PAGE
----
St. Paul, Minn. – Sept. 21 through 27 is SepticSmart Week. This time of year, families with septic systems should take precautions to prevent costly septic system problems over the winter:
Prevent freezing in the first place. Insulation is key to preventing pipes and drain fields from freezing. Allowing grass to grow an extra six inches over the entire system (septic tank, connecting pipes and drain field/mound) in the fall can protect it from frost. Another good insulator is a layer of mulch (for example, straw, leaves, or hay) spread eight to 12 inches deep over the system. Other ideas include maintaining wildflowers or native grasses over your tank and system.
Don’t be a drip, keep it hot. Dripping faucets trickle water into the system, which can cause ice to build up and eventually freeze a pipe closed, often right where the septic pipe leaves the home. Fix all leaks and keep the system “energized” with regular doses of warm water during the winter ― the warmer the better. Spread out your laundry schedule so you run one warm/hot load a day. Use the dishwasher and take hot baths. However, DO NOT leave water running all the time, as this will hydraulically overload the septic system.
Keep off the grass (and snow). Keep all vehicle, animal, and human traffic off the system. This is a good rule to follow all year long as compacted snow and soils cause frost to go down deeper and faster. Pay special attention to the area between the house and the septic tank. Stay off these areas even during the winter as compacted snow provides much less insulation than undisturbed snow.
Keep it safe. Make sure all septic tank covers are in place and firmly attached to prevent someone from falling in. Make sure all inspection pipe caps are in place and in good shape to keep cold air out.
Keep new systems under cover. A new septic system covered with bare soil can have problems with freezing the first year. Cover a new tank, mound/drainfield with an insulating layer of mulch or similar loose material.
It’s frozen. Now what? If your septic system freezes, call a septic system professional. For Minnesotans, the MPCA website includes a search tool for finding certified professionals in your area. Search online for “MPCA SSTS licensed business search.”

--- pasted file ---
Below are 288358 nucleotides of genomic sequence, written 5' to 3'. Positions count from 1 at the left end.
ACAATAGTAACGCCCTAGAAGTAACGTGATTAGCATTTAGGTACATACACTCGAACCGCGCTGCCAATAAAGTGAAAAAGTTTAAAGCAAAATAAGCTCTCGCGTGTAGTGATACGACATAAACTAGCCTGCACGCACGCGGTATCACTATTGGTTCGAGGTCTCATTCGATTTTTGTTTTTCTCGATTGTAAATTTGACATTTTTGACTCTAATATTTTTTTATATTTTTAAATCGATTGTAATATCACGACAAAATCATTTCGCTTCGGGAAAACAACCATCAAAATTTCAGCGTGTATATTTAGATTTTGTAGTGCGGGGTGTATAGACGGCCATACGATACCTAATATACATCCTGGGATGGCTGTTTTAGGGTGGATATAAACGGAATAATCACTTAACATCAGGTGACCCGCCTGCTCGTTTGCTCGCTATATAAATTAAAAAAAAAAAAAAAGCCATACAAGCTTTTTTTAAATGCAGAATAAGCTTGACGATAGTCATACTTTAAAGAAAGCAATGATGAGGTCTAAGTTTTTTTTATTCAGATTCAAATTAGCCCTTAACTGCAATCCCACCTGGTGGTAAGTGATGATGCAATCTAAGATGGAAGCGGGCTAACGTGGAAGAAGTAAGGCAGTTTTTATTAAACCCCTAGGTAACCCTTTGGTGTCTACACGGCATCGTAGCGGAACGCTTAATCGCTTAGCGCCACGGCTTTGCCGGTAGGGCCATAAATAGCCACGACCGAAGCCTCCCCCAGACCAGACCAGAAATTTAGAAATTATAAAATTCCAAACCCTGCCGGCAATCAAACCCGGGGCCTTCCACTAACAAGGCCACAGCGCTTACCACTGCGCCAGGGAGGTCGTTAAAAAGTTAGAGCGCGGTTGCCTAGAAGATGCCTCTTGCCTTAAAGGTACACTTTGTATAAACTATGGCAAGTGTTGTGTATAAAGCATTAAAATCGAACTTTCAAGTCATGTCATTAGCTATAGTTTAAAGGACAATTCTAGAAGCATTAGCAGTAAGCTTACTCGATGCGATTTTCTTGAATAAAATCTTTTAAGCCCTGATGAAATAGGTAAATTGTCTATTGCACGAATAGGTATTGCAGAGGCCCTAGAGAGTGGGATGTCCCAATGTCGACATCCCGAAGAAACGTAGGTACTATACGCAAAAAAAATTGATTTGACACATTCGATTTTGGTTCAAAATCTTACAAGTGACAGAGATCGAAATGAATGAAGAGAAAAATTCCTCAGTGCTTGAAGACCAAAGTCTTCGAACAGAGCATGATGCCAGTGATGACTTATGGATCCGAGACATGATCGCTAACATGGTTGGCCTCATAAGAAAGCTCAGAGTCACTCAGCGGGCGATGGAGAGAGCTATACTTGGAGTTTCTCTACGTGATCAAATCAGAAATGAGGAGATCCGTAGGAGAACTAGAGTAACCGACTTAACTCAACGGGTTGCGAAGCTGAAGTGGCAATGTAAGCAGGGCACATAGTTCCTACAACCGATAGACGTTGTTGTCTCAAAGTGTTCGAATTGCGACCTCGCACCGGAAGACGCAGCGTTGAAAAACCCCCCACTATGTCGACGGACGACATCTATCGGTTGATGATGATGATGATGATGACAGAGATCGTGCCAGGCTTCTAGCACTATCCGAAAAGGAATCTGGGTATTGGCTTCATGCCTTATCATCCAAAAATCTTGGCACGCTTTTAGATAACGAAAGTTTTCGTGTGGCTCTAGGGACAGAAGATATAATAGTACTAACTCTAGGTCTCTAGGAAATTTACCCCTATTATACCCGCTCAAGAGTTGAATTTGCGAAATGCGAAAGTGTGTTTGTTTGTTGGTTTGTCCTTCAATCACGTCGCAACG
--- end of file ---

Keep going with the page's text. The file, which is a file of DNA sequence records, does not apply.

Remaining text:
If it’s not feasible to correct a problem, the only option is using the septic tank as a holding tank until the system thaws naturally in the spring. Have a pumper empty the tank when it starts to fill up.
There are some things you should never do to try to fix a frozen system:
- Do not introduce antifreeze, salt or a septic system additive into the system.
- Do not pump sewage onto the ground surface.
- Do not start a fire over the system to attempt to thaw it out.
- Do not run water continually to try to thaw the system. This can overload the system.
For more information on how your septic system works and how to keep it healthy all year, go to the SSTS Practioner and Homeowner webpage at http://www.pca.state.mn.us/0agxb12.
September 21 through 27 is SepticSmart Week. This time of year, families with septic systems should take precautions to prevent costly septic system problems over the winter.
Homeowners should allow grass to grow tall over the septic system in the fall, or cover the area with eight to twelve inches of vegetative mulch.
To be safe, make sure your septic tank cover is in place and secured to prevent children from falling in.
Spreading out the family’s laundry schedule “energizes” the system with regular doses of warm water.
Finally, it is important to keep all vehicle, animal, and human traffic off the ground around the system.
If your septic system freezes up, call a septic professional by searching online for “M-P-C-A licensed septic business.” For more information, go to the M-P-C-A’s SSTS Practitioner and Homeowner webpage.